Idlib cannot be left alone to deal with Covid-19 - The national
It was always a matter of time. Late last week, the first coronavirus case was discovered in Idlib, a province in Syria bordering Turkey where hundreds of thousands are living in crowded refugee camps after fleeing war. Without urgent measures to contain any potential outbreak, it could spell disaster for one of the most vulnerable communities in the world.
News of the first infection emerged last Thursday, and by Tuesday the number of confirmed cases had risen to four, including two in Idlib and two in opposition areas in rural Aleppo. All, according to the UN’s Office for the Co-ordination of Humanitarian Affairs (OCHA), are healthcare workers, which means it is likely that they were in contact with patients who visited their clinics or hospitals. They are all currently in isolation and contact tracing is under way to see who else may be infected.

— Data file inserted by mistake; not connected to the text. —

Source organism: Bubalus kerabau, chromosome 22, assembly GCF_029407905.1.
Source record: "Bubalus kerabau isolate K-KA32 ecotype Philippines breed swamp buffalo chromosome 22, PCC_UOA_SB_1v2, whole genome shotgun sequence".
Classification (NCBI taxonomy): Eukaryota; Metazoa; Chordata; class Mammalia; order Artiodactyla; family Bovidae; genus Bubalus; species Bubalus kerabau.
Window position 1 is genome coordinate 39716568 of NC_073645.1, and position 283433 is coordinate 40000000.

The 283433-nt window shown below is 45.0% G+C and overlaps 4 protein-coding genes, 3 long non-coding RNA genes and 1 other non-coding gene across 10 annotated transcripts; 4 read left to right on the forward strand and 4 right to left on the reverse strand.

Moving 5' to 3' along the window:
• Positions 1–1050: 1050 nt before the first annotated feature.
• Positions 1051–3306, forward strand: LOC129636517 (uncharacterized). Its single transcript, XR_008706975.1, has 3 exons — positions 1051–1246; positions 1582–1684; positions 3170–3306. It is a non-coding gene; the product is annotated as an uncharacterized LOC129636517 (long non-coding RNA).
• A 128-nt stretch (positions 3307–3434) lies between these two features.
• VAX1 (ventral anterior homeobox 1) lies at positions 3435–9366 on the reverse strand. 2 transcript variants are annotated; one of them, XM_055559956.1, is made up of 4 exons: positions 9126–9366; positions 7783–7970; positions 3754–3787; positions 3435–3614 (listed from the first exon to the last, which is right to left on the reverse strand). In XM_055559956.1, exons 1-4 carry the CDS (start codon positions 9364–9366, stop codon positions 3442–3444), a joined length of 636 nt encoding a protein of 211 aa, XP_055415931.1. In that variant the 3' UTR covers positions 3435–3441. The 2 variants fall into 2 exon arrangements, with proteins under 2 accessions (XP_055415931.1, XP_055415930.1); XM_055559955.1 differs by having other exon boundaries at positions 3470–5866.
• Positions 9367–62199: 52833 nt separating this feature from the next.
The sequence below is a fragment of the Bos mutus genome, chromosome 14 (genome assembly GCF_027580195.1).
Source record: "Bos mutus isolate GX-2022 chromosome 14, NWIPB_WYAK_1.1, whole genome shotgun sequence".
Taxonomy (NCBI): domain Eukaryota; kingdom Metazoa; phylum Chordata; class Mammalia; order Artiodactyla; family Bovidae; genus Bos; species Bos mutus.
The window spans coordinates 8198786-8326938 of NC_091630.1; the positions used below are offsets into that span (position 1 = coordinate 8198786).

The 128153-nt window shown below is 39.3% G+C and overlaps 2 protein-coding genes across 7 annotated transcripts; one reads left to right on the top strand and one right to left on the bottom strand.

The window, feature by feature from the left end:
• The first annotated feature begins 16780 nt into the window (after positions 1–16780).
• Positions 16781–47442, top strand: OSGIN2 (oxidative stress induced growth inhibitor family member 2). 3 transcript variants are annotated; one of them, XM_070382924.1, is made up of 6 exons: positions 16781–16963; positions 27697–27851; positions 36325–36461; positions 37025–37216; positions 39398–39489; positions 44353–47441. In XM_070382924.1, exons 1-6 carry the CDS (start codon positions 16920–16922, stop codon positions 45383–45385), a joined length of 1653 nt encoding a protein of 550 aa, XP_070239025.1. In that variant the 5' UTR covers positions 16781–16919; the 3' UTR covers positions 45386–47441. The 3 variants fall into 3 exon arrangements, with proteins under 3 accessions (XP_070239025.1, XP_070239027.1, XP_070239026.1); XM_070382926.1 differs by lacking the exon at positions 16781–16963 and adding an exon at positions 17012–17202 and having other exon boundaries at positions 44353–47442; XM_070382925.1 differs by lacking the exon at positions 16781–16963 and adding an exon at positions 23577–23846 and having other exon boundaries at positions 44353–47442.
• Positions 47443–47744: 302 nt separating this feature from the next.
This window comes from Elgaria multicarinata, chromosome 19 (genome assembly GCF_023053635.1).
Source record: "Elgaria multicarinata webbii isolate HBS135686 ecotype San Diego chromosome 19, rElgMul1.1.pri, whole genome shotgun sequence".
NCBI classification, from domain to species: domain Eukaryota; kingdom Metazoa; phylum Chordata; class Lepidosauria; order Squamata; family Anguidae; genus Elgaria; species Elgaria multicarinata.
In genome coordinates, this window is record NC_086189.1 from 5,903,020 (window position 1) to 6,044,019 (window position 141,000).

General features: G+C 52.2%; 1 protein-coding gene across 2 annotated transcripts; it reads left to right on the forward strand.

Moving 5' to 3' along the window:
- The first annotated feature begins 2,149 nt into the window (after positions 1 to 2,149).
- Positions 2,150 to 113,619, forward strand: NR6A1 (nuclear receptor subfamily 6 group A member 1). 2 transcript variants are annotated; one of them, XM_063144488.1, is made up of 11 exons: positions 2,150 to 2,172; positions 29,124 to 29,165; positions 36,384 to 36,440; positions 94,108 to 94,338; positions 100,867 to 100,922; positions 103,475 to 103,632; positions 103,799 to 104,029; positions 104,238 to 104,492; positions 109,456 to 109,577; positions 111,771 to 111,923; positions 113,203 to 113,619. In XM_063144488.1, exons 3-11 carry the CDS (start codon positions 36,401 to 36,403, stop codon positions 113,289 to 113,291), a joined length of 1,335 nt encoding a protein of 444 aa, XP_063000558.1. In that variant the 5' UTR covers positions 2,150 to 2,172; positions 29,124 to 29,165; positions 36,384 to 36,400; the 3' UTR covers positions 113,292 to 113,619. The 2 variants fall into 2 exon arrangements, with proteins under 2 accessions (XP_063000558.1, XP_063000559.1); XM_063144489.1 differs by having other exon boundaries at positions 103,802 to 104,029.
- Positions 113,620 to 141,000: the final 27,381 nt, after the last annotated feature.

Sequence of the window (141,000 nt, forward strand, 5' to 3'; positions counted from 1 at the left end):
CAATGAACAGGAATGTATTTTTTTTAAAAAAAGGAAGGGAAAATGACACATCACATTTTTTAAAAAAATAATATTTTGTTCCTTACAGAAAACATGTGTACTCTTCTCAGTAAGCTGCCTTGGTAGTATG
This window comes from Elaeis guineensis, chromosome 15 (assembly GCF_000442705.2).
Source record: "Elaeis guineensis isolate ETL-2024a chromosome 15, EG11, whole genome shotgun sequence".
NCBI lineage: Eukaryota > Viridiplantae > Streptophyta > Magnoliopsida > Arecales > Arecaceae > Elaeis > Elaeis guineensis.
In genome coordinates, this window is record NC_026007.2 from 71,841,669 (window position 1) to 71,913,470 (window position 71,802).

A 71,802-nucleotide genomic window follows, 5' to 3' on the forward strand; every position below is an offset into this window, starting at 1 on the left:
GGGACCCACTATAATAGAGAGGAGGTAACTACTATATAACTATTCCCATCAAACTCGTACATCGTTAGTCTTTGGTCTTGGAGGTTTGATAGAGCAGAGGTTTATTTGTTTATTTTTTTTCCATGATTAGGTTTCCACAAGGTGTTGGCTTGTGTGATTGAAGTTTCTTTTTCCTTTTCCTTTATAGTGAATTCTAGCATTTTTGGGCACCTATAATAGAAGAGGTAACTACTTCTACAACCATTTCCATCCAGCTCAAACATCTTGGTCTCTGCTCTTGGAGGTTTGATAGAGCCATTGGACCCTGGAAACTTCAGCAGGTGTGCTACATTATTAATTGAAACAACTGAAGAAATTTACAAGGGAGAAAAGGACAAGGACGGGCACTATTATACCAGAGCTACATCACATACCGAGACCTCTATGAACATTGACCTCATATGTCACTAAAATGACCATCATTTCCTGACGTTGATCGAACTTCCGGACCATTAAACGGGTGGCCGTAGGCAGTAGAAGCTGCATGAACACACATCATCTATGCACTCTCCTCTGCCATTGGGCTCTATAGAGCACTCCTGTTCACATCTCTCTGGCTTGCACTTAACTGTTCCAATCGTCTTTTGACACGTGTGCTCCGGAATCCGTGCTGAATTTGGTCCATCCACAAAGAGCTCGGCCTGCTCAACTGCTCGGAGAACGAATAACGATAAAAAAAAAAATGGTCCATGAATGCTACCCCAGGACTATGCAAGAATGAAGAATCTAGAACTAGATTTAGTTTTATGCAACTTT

Aid workers have long warned of the dangers of an outbreak in a place like Idlib and the devastating effects it could have. To understand the risks, we need to take a step back and examine the situation as a whole.